It’s about recognizing each other’s precious time, and to that end, the emphasis is on a correct, efficient run. The referee’s observation on the water is one of them, so “the room” can be left empty. Several of the participating sailors all expressed a feeling that it was a tight and tight race that respects the rules, so play well now …

There are up to 12 races to be organized from January 3 to 6 inclusive, with the main aim of working as well as possible in the prevailing weather systems. Three races make a series, and there is a drop after the seventh. Three of the last four world champions are in the fleet, as well as the last eight Australian champions in the class.

Indeed, as usual with this kind of race, the AST, VOR, AC, other class champions, Olympians and current medalists will be scattered throughout the fleet, so if you are sailing during this period in the port, there will be some great races for everyone on board to watch as they will be fairly short courses.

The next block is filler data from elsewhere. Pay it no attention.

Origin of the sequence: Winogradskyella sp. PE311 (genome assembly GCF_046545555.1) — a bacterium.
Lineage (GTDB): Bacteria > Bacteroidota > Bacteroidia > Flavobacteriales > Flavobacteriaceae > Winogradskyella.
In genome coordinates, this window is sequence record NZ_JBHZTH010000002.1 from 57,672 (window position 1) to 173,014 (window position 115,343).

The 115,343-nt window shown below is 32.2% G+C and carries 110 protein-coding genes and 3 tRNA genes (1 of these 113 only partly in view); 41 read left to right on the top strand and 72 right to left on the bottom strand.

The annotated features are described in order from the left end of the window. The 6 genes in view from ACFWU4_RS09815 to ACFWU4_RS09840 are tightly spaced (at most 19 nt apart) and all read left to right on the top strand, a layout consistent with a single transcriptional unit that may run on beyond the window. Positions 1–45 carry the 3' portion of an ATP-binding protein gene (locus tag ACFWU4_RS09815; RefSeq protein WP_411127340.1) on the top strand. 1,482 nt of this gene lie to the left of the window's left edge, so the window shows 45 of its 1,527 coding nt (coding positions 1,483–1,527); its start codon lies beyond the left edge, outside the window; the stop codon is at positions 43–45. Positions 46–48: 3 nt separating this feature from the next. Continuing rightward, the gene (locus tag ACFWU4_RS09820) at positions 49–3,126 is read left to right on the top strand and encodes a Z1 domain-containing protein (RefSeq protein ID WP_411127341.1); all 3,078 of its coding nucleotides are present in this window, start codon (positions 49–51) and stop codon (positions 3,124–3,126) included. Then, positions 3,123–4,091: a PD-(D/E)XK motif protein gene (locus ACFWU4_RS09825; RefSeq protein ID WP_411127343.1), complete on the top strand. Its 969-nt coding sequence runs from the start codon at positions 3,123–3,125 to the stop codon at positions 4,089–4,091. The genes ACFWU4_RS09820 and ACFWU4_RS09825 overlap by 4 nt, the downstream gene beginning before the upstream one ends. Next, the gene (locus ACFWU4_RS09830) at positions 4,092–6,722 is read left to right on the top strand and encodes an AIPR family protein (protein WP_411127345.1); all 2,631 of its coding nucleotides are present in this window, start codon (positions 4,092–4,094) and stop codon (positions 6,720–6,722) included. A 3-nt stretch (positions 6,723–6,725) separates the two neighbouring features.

There will be over a dozen, and possibly up to 20 ships making up the fleet, which is impressive considering it’s holiday season and other national titles are on the way, but it shows how much everyone loves this very close-knit and tight race, where everyone can have their day. An apology has already been received from the Swan River fleet in Perth, which still faces Covid restrictions.